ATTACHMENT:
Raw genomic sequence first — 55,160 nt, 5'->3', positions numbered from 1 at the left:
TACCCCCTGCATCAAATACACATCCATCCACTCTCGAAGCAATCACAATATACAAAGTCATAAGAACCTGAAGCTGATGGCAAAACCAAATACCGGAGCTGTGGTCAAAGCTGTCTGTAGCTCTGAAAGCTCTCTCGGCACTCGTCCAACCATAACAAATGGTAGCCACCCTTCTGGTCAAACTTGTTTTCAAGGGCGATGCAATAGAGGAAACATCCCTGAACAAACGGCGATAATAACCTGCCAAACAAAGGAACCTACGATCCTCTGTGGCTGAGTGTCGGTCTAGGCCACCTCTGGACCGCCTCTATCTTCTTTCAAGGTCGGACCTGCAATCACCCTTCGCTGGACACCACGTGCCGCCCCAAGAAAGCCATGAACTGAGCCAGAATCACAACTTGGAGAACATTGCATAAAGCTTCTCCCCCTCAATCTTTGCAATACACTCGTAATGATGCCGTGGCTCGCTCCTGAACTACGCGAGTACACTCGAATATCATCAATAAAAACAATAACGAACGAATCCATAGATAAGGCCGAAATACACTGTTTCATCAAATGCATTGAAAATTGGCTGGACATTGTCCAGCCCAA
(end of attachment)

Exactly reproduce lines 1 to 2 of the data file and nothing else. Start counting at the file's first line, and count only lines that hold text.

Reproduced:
Raw genomic sequence first — 55,160 nt, 5'->3', positions numbered from 1 at the left:
TACCCCCTGCATCAAATACACATCCATCCACTCTCGAAGCAATCACAATATACAAAGTCATAAGAACCTGAAGCTGATGGCAAAACCAAATACCGGAGCTGTGGTCAAAGCTGTCTGTAGCTCTGAAAGCTCTCTCGGCACTCGTCCAACCATAACAAATGGTAGCCACCCTTCTGGTCAAACTTGTTTTCAAGGGCGATGCAATAGAGGAAACATCCCTGAACAAACGGCGATAATAACCTGCCAAACAAAGGAACCTACGATCCTCTGTGGCTGAGTGTCGGTCTAGGCCACCTCTGGACCGCCTCTATCTTCTTTCAAGGTCGGACCTGCAATCACCCTTCGCTGGACACCACGTGCCGCCCCAAGAAAGCCATGAACTGAGCCAGAATCACAACTTGGAGAACATTGCATAAAGCTTCTCCCCCTCAATCTTTGCAATACACTCGTAATGATGCCGTGGCTCGCTCCTGAACTACGCGAGTACACTCGAATATCATCAATAAAAACAATAACGAACGAATCCATAGATAAGGCCGAAATACACTGTTTCATCAAATGCATTGAAAATTGGCTGGACATTGTCCAGCCCAA